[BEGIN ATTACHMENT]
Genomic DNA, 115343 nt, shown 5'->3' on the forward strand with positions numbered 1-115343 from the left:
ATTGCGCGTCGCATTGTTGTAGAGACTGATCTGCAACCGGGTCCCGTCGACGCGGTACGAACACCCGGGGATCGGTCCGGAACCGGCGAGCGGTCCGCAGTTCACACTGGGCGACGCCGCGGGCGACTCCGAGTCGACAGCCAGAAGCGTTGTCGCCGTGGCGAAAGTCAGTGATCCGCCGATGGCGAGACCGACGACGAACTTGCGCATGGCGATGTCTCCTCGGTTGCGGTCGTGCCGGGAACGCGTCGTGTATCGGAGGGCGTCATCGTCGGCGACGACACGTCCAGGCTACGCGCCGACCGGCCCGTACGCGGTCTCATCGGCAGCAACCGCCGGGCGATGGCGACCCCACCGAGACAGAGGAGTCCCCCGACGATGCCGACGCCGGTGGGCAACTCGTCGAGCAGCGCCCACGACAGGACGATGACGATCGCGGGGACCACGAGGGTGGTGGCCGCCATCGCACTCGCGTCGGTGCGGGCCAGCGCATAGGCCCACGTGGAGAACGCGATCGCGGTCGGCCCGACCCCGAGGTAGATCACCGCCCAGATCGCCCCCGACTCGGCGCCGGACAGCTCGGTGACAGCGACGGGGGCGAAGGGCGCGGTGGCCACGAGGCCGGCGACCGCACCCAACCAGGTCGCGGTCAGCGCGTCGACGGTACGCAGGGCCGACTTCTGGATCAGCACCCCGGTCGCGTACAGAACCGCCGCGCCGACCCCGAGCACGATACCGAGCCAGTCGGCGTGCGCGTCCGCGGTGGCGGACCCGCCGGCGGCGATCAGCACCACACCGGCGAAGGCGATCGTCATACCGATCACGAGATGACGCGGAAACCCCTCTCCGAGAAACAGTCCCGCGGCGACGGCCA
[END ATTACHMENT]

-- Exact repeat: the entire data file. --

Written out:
Genomic DNA, 115343 nt, shown 5'->3' on the forward strand with positions numbered 1-115343 from the left:
ATTGCGCGTCGCATTGTTGTAGAGACTGATCTGCAACCGGGTCCCGTCGACGCGGTACGAACACCCGGGGATCGGTCCGGAACCGGCGAGCGGTCCGCAGTTCACACTGGGCGACGCCGCGGGCGACTCCGAGTCGACAGCCAGAAGCGTTGTCGCCGTGGCGAAAGTCAGTGATCCGCCGATGGCGAGACCGACGACGAACTTGCGCATGGCGATGTCTCCTCGGTTGCGGTCGTGCCGGGAACGCGTCGTGTATCGGAGGGCGTCATCGTCGGCGACGACACGTCCAGGCTACGCGCCGACCGGCCCGTACGCGGTCTCATCGGCAGCAACCGCCGGGCGATGGCGACCCCACCGAGACAGAGGAGTCCCCCGACGATGCCGACGCCGGTGGGCAACTCGTCGAGCAGCGCCCACGACAGGACGATGACGATCGCGGGGACCACGAGGGTGGTGGCCGCCATCGCACTCGCGTCGGTGCGGGCCAGCGCATAGGCCCACGTGGAGAACGCGATCGCGGTCGGCCCGACCCCGAGGTAGATCACCGCCCAGATCGCCCCCGACTCGGCGCCGGACAGCTCGGTGACAGCGACGGGGGCGAAGGGCGCGGTGGCCACGAGGCCGGCGACCGCACCCAACCAGGTCGCGGTCAGCGCGTCGACGGTACGCAGGGCCGACTTCTGGATCAGCACCCCGGTCGCGTACAGAACCGCCGCGCCGACCCCGAGCACGATACCGAGCCAGTCGGCGTGCGCGTCCGCGGTGGCGGACCCGCCGGCGGCGATCAGCACCACACCGGCGAAGGCGATCGTCATACCGATCACGAGATGACGCGGAAACCCCTCTCCGAGAAACAGTCCCGCGGCGACGGCCA